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© Research
Event

DPT Parasites and Insects Vector seminar – Mark CARRINGTON “How do trypanosome receptors for host macromolecules bind ligands and yet avoid the host immune response?”

Scientific Fields
Diseases
Organisms
Applications
Technique
Date
08
Dec 2022
Time
12:00:00
Institut Pasteur, Rue du Docteur Roux, Paris, France
Address
Building: Lwoff Room: salle retrovirus
Location
2022-12-08 12:00:00 2022-12-08 13:00:00 Europe/Paris DPT Parasites and Insects Vector seminar – Mark CARRINGTON “How do trypanosome receptors for host macromolecules bind ligands and yet avoid the host immune response?” SÉMINAIRE DU DÉPARTEMENT DES PARASITES ET INSECTES VECTEURS Mark CARRINGTON Department of Biochemistry, University of Cambridge “How do trypanosome receptors for host macromolecules bind ligands and yet avoid the host immune response?” jeudi 8 […] Institut Pasteur, Rue du Docteur Roux, Paris, France Philippe Bastin philippe.bastin@pasteur.fr

About

SÉMINAIRE DU DÉPARTEMENT DES PARASITES ET INSECTES VECTEURS

Mark CARRINGTON
Department of Biochemistry, University of Cambridge

“How do trypanosome receptors for host macromolecules bind ligands
and yet avoid the host immune response?”

jeudi 8 décembre 2022, 12h00
Salle Rétrovirus – RDC Bâtiment Lwoff

Contact : philippe.bastin@pasteur.fr

Trypanosoma brucei proliferates in the bloodstream and tissue spaces of mammalian hosts. This simple observation means that the trypanosomes have to acquire nutrients from the host and at the same time avoid both the adaptive and the various arms of the innate immune system.

The mechanism used to avoid the adaptive immune response has been well characterised and is based on antigenic variation of the variant surface glycoprotein (VSG) coat that covers the entire trypanosome surface. The host raises an antibody response to the VSG and when the titre is high enough the trypanosome is killed, however trypanosomes that have switched the identity of the expressed VSG escape. Iterations result in population survival.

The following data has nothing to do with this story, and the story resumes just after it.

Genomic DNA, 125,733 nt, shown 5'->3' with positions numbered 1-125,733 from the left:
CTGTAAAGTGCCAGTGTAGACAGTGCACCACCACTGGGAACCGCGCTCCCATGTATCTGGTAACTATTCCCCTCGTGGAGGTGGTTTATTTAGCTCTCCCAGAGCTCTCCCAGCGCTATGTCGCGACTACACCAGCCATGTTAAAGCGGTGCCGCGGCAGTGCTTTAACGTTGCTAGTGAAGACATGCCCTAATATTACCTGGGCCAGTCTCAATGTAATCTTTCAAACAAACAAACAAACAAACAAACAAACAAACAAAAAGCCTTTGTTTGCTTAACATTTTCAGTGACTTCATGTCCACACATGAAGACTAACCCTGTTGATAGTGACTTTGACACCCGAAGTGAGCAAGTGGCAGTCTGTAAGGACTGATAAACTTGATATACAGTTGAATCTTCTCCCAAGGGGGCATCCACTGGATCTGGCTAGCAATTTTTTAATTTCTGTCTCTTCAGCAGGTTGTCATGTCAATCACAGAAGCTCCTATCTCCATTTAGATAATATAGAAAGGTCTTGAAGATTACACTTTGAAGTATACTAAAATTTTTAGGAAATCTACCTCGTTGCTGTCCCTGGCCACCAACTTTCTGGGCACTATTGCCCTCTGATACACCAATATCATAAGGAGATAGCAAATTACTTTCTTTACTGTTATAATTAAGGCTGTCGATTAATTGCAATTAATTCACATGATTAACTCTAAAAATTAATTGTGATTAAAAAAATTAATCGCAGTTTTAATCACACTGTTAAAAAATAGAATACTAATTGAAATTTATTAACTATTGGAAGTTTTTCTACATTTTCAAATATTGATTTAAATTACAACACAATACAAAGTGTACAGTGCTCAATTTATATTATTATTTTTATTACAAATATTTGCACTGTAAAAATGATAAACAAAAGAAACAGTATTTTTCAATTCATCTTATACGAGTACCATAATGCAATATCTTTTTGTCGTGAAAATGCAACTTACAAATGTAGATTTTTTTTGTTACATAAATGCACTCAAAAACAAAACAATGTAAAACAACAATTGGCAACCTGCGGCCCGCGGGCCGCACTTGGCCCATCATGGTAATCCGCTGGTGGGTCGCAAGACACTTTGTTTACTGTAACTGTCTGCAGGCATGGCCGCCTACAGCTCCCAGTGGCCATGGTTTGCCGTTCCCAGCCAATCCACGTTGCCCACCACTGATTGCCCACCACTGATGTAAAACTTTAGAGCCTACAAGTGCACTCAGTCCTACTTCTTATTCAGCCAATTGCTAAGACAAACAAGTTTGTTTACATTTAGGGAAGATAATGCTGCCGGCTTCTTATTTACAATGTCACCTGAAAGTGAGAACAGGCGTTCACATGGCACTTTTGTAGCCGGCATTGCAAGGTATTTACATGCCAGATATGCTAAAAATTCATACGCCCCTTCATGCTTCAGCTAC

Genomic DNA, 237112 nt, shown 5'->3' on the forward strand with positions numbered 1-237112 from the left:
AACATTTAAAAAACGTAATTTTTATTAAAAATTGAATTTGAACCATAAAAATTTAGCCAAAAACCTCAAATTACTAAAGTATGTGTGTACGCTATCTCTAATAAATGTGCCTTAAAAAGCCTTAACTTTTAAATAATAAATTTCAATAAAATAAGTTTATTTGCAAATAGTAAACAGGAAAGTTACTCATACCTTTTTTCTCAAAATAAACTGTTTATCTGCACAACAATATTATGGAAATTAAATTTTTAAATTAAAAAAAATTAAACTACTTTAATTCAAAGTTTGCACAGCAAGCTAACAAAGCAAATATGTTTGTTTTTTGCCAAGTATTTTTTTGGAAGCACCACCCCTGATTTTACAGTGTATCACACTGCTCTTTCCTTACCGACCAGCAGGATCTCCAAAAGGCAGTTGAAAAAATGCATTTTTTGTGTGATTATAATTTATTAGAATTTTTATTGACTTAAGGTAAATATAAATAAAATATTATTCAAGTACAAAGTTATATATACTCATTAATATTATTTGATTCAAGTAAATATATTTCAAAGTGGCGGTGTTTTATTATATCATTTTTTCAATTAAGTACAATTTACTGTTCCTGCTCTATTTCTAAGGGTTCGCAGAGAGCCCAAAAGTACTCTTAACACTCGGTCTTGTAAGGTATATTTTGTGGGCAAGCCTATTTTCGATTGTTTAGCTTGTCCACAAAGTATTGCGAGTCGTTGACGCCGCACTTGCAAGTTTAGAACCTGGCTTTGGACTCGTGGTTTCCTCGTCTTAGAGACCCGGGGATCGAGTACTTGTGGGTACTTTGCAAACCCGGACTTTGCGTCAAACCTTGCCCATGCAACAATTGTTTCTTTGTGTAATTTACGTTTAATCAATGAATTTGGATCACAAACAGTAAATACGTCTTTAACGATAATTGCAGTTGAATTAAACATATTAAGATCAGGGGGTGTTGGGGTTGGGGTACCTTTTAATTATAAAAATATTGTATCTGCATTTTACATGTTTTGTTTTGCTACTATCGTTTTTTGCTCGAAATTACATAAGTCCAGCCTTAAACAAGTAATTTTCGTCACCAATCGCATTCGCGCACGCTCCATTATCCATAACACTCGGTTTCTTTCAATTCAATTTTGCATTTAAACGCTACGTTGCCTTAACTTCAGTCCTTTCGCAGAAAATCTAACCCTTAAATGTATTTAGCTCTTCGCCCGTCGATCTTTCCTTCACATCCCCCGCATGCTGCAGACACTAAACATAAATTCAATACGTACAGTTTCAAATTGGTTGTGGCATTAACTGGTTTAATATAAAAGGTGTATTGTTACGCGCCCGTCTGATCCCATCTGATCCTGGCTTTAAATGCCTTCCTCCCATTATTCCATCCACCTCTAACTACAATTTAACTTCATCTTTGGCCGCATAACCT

The VSG coat causes the trypanosome two problems. First, the uptake of host macromolecular nutrients, such as transferrin, has to occur without the receptor attracting an antibody response. Second, trypanosomes have to avoid the innate immune system and in particular the non-specific deposition of complement C3 on the cell surface.

We have some understanding of how these problems have been resolved from using a combination of molecular, cell, and evolutionary biology. The structure and evolution of various receptors has suggested that avoidance/minimisation of an adaptive immune response against the receptor has a selective advantage. The cellular distribution and accessibility of some receptors indicates the VSG coat does not provide complete protection. Analysis of the behaviour of ligand bound receptors indicates that there is rapid clearance from the cell surface.

In conclusion, receptors have evolved to work in the context of a VSG coat and to minimise antibody accessibility using a range of adaptations. However, some receptors are accessible to antibodies and can be exploited in the development of antibody drug conjugates.

 

 

 

Location

Building: Lwoff
Room: salle retrovirus
Address: Institut Pasteur, Rue du Docteur Roux, Paris, France